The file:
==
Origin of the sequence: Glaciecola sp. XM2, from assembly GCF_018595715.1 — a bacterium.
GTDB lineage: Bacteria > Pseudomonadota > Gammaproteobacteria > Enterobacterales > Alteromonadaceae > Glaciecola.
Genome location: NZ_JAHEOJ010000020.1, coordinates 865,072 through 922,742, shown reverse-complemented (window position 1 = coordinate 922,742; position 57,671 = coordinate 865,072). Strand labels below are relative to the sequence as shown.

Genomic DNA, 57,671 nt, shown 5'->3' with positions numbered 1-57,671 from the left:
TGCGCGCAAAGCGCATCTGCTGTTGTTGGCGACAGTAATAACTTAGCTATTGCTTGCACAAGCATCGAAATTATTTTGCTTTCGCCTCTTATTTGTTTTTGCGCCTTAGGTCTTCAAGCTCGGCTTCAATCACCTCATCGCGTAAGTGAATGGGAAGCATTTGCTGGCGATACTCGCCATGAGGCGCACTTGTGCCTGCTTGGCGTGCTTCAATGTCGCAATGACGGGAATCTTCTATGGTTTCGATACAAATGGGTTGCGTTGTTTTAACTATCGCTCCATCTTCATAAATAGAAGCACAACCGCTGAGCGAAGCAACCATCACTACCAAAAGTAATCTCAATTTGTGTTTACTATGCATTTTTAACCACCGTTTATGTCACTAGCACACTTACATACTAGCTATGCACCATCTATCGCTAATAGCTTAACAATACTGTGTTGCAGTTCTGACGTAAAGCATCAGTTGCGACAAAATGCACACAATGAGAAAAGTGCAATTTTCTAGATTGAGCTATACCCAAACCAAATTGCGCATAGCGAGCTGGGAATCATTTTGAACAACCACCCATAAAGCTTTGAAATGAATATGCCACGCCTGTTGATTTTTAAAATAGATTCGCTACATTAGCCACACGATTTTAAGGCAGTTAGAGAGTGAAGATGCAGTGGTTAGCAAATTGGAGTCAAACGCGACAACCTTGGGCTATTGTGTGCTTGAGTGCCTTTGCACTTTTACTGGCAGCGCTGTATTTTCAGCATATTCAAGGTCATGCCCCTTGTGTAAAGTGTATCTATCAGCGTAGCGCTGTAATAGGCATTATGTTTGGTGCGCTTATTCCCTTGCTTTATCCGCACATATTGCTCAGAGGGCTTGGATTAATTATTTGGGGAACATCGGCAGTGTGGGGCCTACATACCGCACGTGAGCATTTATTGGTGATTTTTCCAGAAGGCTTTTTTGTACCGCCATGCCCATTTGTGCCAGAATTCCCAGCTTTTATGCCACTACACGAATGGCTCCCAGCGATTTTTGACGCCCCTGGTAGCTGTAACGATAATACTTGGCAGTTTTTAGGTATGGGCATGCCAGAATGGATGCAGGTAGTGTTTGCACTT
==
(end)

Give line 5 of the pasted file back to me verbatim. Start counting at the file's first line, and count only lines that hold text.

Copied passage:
TGCGCGCAAAGCGCATCTGCTGTTGTTGGCGACAGTAATAACTTAGCTATTGCTTGCACAAGCATCGAAATTATTTTGCTTTCGCCTCTTATTTGTTTTTGCGCCTTAGGTCTTCAAGCTCGGCTTCAATCACCTCATCGCGTAAGTGAATGGGAAGCATTTGCTGGCGATACTCGCCATGAGGCGCACTTGTGCCTGCTTGGCGTGCTTCAATGTCGCAATGACGGGAATCTTCTATGGTTTCGATACAAATGGGTTGCGTTGTTTTAACTATCGCTCCATCTTCATAAATAGAAGCACAACCGCTGAGCGAAGCAACCATCACTACCAAAAGTAATCTCAATTTGTGTTTACTATGCATTTTTAACCACCGTTTATGTCACTAGCACACTTACATACTAGCTATGCACCATCTATCGCTAATAGCTTAACAATACTGTGTTGCAGTTCTGACGTAAAGCATCAGTTGCGACAAAATGCACACAATGAGAAAAGTGCAATTTTCTAGATTGAGCTATACCCAAACCAAATTGCGCATAGCGAGCTGGGAATCATTTTGAACAACCACCCATAAAGCTTTGAAATGAATATGCCACGCCTGTTGATTTTTAAAATAGATTCGCTACATTAGCCACACGATTTTAAGGCAGTTAGAGAGTGAAGATGCAGTGGTTAGCAAATTGGAGTCAAACGCGACAACCTTGGGCTATTGTGTGCTTGAGTGCCTTTGCACTTTTACTGGCAGCGCTGTATTTTCAGCATATTCAAGGTCATGCCCCTTGTGTAAAGTGTATCTATCAGCGTAGCGCTGTAATAGGCATTATGTTTGGTGCGCTTATTCCCTTGCTTTATCCGCACATATTGCTCAGAGGGCTTGGATTAATTATTTGGGGAACATCGGCAGTGTGGGGCCTACATACCGCACGTGAGCATTTATTGGTGATTTTTCCAGAAGGCTTTTTTGTACCGCCATGCCCATTTGTGCCAGAATTCCCAGCTTTTATGCCACTACACGAATGGCTCCCAGCGATTTTTGACGCCCCTGGTAGCTGTAACGATAATACTTGGCAGTTTTTAGGTATGGGCATGCCAGAATGGATGCAGGTAGTGTTTGCACTT